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December 10, 2010

Keeping up with Compliance

By: Jimmy Robertson

The compliance corner answers questions concerning the governance of intercollegiate athletics and its impact on our athletics department. Have a question? Please send it to and we’ll answer it in upcoming issues.

Now, here are a couple of questions that we’ve received from Tech alums and fans over the past few months, with responses from Tim Parker, senior assistant AD for compliance:

Q: I saw where Bruce Pearl [men’s basketball coach at the University of Tennessee] admitted to lying to NCAA investigators. Dez Bryant [Oklahoma State] lied to the NCAA last year, was caught and was suspended for the season. Will the same thing happen to Pearl? Allen in Blacksburg.

TP: “Good question and a tough one to answer. For those who don’t know, Pearl provided false information about excessive phone calls he made to recruits and inviting recruits to his house for a barbecue. My understanding is the NCAA will weigh in on this matter in December.

“Lying is actually a specific NCAA violation. NCAA Bylaw 10.1 states, ‘Knowingly furnishing the NCAA or the individual's institution false or misleading information concerning the individual’s involvement in or knowledge of matters relevant to a possible violation of an NCAA regulation.’ It will be interesting to see how the NCAA responds in this situation.”

Q: Just wanted to hear your take on the Cam Newton situation at Auburn. Rumors are flying that his father asked for money from Mississippi State in return for his son going there. Since no money ever exchanged hands and Cam Newton signed with Auburn, was there any NCAA violation actually committed? Tommy in Blacksburg.

TP: “According to NCAA rules, even trying to solicit money in exchange for a recruiting commitment constitutes a violation. Of course, it would be much worse if money did change hands, but if Cam was unaware of the solicitation (I know, a stretch), then the NCAA would take that into consideration before levying any punishment. The NCAA is not punitive just to be punitive.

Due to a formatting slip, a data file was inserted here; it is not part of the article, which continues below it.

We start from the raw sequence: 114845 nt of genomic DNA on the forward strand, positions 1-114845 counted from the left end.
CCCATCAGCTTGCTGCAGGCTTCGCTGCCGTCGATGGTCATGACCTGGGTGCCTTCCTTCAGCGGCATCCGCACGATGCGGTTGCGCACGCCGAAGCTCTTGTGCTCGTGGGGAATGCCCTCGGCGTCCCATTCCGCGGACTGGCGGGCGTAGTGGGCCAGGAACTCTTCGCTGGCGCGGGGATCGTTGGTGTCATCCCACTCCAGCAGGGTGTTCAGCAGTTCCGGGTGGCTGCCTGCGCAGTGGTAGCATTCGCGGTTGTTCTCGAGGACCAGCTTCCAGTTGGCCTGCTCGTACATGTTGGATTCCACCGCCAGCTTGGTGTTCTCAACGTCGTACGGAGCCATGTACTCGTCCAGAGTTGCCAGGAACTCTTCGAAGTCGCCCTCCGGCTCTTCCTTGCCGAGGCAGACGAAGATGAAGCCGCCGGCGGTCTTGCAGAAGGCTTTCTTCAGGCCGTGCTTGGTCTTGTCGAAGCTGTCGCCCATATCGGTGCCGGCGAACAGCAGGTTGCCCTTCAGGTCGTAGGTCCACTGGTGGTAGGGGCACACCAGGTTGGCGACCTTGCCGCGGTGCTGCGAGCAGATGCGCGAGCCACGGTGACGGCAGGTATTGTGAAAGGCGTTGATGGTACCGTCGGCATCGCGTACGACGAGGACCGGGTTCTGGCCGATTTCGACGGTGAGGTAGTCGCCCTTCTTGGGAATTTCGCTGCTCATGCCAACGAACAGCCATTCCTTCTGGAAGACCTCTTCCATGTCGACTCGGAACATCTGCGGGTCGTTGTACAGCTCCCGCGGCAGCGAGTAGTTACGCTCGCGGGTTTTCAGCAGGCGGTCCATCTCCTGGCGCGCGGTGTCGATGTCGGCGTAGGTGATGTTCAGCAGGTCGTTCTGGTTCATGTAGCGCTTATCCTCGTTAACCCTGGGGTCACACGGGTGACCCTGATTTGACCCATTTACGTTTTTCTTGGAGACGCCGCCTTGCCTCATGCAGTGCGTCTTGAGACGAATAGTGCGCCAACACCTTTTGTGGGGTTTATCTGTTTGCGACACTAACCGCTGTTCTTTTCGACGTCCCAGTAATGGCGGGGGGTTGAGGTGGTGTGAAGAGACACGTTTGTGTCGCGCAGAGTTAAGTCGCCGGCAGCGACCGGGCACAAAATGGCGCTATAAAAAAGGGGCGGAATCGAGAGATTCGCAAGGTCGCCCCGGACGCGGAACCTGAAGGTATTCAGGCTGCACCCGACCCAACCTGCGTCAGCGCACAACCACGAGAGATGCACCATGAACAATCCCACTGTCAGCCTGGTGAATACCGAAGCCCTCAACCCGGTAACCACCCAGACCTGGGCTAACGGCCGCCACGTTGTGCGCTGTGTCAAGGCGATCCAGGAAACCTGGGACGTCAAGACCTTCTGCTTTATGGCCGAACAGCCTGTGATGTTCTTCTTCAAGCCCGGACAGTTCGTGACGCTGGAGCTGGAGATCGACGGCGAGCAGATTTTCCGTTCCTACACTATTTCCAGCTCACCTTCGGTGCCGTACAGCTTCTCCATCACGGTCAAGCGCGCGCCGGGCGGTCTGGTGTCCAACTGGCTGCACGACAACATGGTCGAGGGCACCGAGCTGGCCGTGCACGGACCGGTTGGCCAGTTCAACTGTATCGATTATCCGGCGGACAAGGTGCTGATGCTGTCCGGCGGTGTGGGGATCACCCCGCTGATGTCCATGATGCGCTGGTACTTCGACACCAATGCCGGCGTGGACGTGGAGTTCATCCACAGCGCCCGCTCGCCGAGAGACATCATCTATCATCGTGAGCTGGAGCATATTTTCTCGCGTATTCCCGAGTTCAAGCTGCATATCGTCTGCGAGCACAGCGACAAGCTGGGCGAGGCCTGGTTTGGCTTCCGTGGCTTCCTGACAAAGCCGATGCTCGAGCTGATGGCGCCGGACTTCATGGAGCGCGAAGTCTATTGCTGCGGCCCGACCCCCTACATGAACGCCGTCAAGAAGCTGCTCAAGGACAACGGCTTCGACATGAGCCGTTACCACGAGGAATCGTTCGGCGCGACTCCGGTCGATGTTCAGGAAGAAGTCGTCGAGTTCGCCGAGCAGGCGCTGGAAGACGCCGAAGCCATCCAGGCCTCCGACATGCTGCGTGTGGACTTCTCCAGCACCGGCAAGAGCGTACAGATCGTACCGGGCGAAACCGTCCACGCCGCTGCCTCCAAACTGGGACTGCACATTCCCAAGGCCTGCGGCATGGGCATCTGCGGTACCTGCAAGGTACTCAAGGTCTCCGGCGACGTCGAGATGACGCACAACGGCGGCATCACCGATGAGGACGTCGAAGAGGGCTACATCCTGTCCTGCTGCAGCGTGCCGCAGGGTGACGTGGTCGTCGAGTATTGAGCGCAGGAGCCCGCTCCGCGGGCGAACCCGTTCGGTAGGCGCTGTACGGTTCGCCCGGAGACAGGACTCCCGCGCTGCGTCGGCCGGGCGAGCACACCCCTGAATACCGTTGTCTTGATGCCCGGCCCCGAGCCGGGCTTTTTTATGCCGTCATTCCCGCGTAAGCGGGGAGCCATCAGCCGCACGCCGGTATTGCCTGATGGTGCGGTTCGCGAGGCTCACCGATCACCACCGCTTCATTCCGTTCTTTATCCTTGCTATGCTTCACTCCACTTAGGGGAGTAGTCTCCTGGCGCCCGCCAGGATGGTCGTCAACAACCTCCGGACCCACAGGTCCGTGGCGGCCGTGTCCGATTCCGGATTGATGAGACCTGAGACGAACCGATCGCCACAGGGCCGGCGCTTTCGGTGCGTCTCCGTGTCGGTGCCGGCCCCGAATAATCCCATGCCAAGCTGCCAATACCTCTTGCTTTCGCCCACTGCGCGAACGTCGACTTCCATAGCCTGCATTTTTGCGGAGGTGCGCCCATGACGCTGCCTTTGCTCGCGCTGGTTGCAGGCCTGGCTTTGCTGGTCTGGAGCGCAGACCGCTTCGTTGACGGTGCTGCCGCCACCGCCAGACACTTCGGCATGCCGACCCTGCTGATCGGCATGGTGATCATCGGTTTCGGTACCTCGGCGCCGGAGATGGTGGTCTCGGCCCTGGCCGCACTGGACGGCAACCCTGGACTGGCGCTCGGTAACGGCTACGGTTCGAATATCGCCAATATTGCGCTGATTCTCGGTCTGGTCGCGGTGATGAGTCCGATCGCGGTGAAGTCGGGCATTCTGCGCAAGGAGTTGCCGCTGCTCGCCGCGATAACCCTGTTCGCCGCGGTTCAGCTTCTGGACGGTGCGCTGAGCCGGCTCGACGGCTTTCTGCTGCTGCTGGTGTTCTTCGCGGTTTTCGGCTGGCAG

“The NCAA ruled that a violation of amateurism rules occurred in this case and Auburn declared Newton ineligible, which it must do. Then Auburn can apply for reinstatement on Newton’s behalf, which it did. Evidently, the NCAA felt Newton didn’t know anything because it reinstated Newton the day after it found a rules violation had occurred.

“If some of the allegations later prove to be true, the big loser in this could be Auburn, even if that school had no knowledge of what was happening. The school could be forced to vacate wins, one of the school’s best ever quarterbacks could lose his eligibility (he has a year left), or worse. If Auburn wins the national title … wow, that could make for quite a mess.”

Q: I read recently where a Texas player gave up football because of concussions, but that he would stay on scholarship until he finished up course work on his degree. How does that work? Would he count toward the 85-scholarship limit? Kevin in Blacksburg.

TP: “The NCAA rules are built to accommodate situations where a student-athlete suffers an injury or illness that prevents him/her from ever competing in the sport again. Once a physician has declared that a student-athlete has sustained a permanently incapacitating injury or illness – and the diagnosis is backed up with substantial medical documentation – that student-athlete may receive athletically related financial aid in future years without counting against that team’s maximum. So no, if the concussions forced an early end to his playing career, he would not count toward the 85-scholarship limit.”